Climate change: World’s hottest day since records began

The world’s average temperature reached a new high on Monday 3 July, topping 17 degrees Celsius for the first time, BBC reported.

Scientists say the reading was the highest in any instrumental record dating back to the end of the 19th century.

The high heat is due to a combination of the El Niño weather event and ongoing emissions of carbon dioxide.

Researchers believe there will be more records in the coming months as El Niño strengthens.

Since the start of this year, researchers have been growing increasingly concerned about rapidly rising temperatures on land and at sea.

Record spring heat in Spain and in many countries in Asia was followed by marine heatwaves in places that don’t normally see them, such as in the North Sea.

This week China continued to experience an enduring heatwave with temperatures in some places above 35C, while the southern US has also been subject to stifling conditions.

Against this background, the global average temperature reached 17.01C on 3 July, according to the US National Centers for Environmental Prediction.

This broke the previous record of 16.92C that had stood since August 2016.

Monday’s high is the warmest since satellite monitoring began in 1979. Experts also believe it is the highest since widespread instrumental records began towards the end of the 19th century.

Researchers believe that the new global high is a combination of the naturally occurring El Niño event and ongoing emissions of carbon dioxide caused by human activities.

The El Niño Southern Oscillation, or ENSO, as it is properly called, has three different phases: Hot, cold or neutral. It is the most powerful fluctuation in the climate system anywhere on Earth.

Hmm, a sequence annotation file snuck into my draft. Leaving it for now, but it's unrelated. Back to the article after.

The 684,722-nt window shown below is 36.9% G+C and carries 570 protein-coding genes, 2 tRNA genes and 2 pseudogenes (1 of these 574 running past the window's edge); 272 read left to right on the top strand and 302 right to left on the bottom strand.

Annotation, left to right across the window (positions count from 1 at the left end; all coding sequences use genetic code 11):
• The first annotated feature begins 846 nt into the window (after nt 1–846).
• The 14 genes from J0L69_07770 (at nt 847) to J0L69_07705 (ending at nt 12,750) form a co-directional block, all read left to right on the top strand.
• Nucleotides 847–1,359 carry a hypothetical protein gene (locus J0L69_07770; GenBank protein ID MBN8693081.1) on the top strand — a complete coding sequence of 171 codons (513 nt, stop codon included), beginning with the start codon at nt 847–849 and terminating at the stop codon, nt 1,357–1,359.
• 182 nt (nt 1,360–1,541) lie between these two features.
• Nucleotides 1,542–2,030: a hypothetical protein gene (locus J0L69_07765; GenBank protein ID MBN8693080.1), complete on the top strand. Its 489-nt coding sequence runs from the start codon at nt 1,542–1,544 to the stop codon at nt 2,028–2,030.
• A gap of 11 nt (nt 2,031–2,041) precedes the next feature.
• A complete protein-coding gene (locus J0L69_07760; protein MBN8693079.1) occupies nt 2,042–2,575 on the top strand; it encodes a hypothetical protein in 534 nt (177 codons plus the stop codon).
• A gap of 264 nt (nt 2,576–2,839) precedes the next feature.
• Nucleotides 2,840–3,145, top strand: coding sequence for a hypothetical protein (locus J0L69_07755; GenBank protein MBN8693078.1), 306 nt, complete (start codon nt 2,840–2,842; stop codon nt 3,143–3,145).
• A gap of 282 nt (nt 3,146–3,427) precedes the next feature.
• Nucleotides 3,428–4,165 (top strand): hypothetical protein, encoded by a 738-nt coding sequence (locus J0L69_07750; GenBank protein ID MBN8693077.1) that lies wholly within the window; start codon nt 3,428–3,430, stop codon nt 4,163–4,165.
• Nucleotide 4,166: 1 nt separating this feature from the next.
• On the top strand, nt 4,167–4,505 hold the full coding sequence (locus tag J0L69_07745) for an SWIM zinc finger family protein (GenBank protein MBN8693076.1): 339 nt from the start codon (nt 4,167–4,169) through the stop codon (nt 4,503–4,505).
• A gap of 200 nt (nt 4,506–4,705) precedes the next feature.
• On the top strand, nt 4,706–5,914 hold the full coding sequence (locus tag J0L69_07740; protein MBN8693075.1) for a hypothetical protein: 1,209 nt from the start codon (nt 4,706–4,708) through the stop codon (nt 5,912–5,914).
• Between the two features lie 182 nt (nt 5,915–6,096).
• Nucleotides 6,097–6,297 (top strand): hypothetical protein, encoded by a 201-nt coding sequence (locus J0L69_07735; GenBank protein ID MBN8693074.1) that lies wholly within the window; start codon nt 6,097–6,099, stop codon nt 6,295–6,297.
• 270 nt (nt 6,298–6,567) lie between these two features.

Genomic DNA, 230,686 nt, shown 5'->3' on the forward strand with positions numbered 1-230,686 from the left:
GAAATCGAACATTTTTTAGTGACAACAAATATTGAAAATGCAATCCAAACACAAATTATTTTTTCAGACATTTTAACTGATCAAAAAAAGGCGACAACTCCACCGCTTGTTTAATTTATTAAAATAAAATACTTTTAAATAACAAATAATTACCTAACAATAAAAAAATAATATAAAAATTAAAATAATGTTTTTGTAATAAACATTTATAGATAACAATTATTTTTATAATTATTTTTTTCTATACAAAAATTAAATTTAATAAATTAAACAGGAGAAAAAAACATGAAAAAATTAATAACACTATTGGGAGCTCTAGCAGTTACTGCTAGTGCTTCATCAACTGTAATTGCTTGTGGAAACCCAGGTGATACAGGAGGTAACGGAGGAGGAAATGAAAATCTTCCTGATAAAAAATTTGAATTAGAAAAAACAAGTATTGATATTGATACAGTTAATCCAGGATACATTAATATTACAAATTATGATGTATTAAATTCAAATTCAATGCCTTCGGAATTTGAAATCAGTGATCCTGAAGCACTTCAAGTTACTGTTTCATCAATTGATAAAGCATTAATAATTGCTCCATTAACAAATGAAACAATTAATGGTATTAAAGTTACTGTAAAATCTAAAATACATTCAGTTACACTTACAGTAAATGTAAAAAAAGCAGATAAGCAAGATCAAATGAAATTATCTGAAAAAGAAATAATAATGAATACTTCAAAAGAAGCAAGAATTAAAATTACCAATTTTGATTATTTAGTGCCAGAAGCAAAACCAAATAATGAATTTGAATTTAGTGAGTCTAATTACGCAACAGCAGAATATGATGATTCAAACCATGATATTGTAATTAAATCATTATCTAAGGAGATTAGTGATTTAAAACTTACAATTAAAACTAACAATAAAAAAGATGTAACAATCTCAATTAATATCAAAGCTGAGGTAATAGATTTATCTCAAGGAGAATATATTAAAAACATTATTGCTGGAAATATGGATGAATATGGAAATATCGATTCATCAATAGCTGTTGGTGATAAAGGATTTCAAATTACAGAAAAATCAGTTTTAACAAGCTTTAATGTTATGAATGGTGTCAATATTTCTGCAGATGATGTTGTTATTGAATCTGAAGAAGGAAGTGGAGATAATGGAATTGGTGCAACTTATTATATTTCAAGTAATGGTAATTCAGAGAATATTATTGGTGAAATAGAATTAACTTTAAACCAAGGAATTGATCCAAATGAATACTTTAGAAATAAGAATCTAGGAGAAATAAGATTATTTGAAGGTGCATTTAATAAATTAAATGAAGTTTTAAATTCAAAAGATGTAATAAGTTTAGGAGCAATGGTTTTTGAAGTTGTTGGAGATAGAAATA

In June, scientists declared that El Niño conditions were present. This means that additional heat is now welling up to the surface of the Pacific ocean, pushing up the global temperature.

“The average global surface air temperature reaching 17C for the first time since we have reliable records available is a significant symbolic milestone in our warming world,” said climate researcher Leon Simons.

“Now that the warmer phase of El Niño is starting we can expect a lot more daily, monthly and annual records breaking in the next 1.5 years.”

Monday’s record temperature comes as the month of June was also confirmed as the hottest June in the global record.

Average temperatures across the planet were 1.46C above the average in the period between 1850 and 1900.

The impact of high temperatures is also being felt at the world’s extremes. In Antarctica, the July temperature record was recently broken with a reading of 8.7C taken at Ukraine’s Vernadsky Research base.

With El Niño likely to strengthen over the coming months, it’s likely that more records will be shattered as the northern hemisphere summer goes on.

“Chances are that July will be the warmest ever, and with it the hottest month ever: ‘ever’ meaning since the Eemian which is some 120,000 years ago,” said Karsten Haustein, from the University of Leipzig.

“While southern hemisphere temperatures will drop a bit in the next few days, chances are that July and August will see even warmer days yet given that El Niño is now pretty much in full swing”.

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